Excerpts from President Reagan's speech last night:

Shortly after taking office, I came before you to map out a . . . plan for national economic recovery . . . . We have made strong, encouraging progress. . . .

Yet, in recent weeks we've begun to hear a chorus of other voices protesting that we haven't had full economic recovery. These are the same voices that were raised against our program when it was first presented to Congress. Now that the first part of it has been passed, they declare it hasn't worked. Well it hasn't--it doesn't start until one week from today.

There have been some bright spots in our economic performance these past few months . . . .But let me be the first to say that our problems won't suddenly disappear next week, next month or next year. We are just starting down a road that I believe will lead us out of the economic swamp we've been in for so long . . . .

Our immediate challenge is to hold down the deficit in the fiscal year that begins next week. A number of threats are now appearing that will drive the deficit upward if we fail to act. For example, in the euphoria just after our budget bill was approved this summer, we didn't point out immediately that while we did get most of what we'd asked for, most isn't all. Some of the savings in our proposal were not approved; and since then, the Congress had taken actions that could add even more to the cost of government.

The result is that without further reductions, our deficit for 1982 will be increased by some $16 billion. The estimated deficit for '83 will be increased proportionately. And without further cuts, we can't achieve our goal of a balanced budget by 1984. . . .

Last week, I met with the Cabinet to take up this matter. . . . Our government must return to the tradition of living within our means and must do it now. We asked ourselves two questions--and answered them: "If not us--who? If not now--when?" . . . .

. . . We propose to dismantle two Cabinet departments--Energy and Education. . . . We do not need an Energy Department to solve our basic energy problem: as long as we let the forces of the marketplace work without undue interference, the ingenuity of consumers, businesses, producers and inventors will do that for us.

Similarly, education is the principal responsibility of local school systems, teachers, parents, citizen boards and state governments. By eliminating the Department of Education less than two years after it was created, we can not only reduce the budget but ensure that local needs and preferences--rather than the wishes of Washington--determine the education of our children. . . .

. . .I intend to forward to Congress this fall a new package of entitlement and welfare reform measures--outside Social Security--to save nearly $27 billion over the next three years . . . . Many of these programs may have come from a good heart, but not all have come from a clear head. . . .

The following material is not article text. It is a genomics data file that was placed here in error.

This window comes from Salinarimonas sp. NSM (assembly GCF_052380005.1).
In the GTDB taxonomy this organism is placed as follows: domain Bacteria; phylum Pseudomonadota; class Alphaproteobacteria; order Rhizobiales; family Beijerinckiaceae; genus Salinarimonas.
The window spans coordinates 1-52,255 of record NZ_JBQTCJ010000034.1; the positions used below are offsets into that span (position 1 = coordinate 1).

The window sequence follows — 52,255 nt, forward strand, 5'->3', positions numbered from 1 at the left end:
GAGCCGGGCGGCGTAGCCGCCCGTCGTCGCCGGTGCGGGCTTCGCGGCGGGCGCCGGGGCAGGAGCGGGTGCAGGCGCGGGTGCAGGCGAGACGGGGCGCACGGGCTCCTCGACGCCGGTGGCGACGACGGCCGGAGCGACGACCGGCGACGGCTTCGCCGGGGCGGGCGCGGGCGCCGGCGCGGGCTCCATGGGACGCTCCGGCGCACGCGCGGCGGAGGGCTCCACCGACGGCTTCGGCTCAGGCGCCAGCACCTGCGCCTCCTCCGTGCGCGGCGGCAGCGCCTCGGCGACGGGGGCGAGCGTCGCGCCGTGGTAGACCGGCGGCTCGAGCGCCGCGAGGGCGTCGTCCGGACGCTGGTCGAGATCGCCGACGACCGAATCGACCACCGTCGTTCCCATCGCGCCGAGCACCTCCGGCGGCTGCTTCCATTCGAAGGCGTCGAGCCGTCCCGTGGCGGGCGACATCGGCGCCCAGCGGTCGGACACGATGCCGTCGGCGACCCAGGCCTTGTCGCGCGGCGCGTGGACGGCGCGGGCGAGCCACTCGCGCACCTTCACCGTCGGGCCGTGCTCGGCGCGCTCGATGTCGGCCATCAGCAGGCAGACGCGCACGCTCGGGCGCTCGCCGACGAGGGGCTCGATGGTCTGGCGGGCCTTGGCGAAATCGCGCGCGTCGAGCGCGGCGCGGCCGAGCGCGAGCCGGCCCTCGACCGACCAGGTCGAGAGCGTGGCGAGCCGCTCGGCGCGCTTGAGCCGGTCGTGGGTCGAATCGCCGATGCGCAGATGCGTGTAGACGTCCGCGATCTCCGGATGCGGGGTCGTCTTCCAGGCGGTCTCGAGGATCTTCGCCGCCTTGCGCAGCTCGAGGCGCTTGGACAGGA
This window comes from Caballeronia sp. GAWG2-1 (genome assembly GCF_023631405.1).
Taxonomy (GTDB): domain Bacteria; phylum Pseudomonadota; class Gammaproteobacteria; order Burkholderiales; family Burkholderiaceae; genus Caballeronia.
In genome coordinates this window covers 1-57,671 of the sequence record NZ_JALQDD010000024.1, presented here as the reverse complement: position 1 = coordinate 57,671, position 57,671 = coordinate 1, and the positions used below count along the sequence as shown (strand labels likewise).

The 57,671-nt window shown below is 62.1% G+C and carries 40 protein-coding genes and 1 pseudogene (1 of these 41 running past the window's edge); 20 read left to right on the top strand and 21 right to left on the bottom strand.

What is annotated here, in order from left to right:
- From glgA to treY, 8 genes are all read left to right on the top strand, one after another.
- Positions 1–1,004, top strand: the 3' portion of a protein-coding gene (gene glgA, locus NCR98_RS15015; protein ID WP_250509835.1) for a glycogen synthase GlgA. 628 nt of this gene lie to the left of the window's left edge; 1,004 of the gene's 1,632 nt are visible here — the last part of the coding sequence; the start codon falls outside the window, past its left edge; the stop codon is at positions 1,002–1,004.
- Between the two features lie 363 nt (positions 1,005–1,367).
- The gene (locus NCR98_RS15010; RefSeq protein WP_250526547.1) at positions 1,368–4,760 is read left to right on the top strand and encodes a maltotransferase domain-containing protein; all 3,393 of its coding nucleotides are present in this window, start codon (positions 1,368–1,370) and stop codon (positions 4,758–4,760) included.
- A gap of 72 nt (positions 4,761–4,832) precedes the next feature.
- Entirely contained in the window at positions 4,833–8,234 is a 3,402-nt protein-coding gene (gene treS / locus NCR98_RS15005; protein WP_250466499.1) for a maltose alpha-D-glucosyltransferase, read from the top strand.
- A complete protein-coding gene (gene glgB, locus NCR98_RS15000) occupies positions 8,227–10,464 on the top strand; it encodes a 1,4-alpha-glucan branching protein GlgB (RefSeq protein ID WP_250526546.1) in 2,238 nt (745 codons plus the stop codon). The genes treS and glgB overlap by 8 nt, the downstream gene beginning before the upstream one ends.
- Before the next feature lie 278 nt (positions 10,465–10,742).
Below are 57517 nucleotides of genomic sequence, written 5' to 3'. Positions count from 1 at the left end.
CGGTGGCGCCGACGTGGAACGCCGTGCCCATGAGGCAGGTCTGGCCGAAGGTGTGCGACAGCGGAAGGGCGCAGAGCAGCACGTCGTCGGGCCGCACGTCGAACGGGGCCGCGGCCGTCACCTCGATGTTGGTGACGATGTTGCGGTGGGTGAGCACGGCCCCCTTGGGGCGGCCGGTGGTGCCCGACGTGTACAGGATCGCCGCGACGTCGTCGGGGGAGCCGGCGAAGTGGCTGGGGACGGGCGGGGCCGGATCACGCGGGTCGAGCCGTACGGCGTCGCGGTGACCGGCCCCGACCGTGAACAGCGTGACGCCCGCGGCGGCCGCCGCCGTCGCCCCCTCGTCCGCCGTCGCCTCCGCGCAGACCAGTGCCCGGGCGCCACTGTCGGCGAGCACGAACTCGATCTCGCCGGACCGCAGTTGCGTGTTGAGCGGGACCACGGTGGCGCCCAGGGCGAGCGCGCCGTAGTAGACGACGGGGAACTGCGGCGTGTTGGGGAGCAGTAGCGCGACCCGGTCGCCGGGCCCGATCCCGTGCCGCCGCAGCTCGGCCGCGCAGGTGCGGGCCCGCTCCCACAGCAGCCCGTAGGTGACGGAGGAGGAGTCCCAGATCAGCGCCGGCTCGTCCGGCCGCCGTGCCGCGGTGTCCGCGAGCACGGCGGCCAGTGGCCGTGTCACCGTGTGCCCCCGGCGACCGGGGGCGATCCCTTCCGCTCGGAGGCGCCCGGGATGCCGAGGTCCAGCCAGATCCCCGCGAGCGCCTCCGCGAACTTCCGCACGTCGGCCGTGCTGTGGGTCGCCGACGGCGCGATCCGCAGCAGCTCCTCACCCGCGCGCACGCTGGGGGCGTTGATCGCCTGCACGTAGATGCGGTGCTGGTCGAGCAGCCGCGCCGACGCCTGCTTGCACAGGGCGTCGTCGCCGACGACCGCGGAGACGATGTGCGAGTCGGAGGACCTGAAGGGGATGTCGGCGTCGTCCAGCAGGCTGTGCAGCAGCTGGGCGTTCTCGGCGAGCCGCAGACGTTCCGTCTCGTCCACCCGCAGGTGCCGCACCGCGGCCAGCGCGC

We can be compassionate about human needs without being complacent about budget extravagance . . . .

None of these steps will be easy. We are going through a period of difficult and painful readjustment. I know that we are asking for sacrifices from virtually all of you. But there is no alternative. Some of those who oppose this plan have participated over the years in the extravagance that has brought us inflation, unemployment, high interest rates and an intolerable debt.

I grant they were well intentioned but their costly reforms didn't eliminate poverty or raise welfare recipients from dependence to self-sufficiency, independence and dignity. Yet in their objections to what we've proposed they offer only what we know has been tried before and failed . . . .

. . . I'd like to turn to another subject which I know has many of you very concerned and even frightened . . . .

The Social Security retirement fund has been paying out billions of dollars more each year than it takes in and it could run out of money before the end of 1982 unless something is done . . . .

I am asking the Congress to restore the minimum benefit for current beneficiaries with low incomes. It was never our intention to take this support away from those who truly need it . . . .

Let me point out our feet were never embedded in concrete on our original proposal. We hoped it could be a starting point for a bipartisan solution to the problem . . . . But the majority leadership in the House of Representatives has refused to join in any such cooperative effort.

I therefore am asking . . . for restoration of the minimum payment and for interfund borrowing as a temporary measure to give us time to seek a permanent solution.

I know that we are asking for economies in many areas and programs that were started with the best of intentions and a dedication to a worthwhile cause or purpose. But I know also that some of those programs have not succeeded in their purpose . . . .

This does not mean we should discontinue trying to help where help is needed. Government must continue to do its share, but I ask all of you as private citizens to join this effort, too . . . .

I believe the spirit of volunteerism still lives in America. We see examples of it on every hand--the community charity drive, support of hospitals and all manner of nonprofit institutions, the rallying around when disaster or tragedy strikes.

The truth is we've let government take away many things we once considered were really ours to do voluntarily out of the goodness of our hearts and a sense of community pride and neighborliness.

I believe many of you want to do those things again, want to be involved if only someone will ask you or offer the opportunity. Well, we intend to make that offer . . . .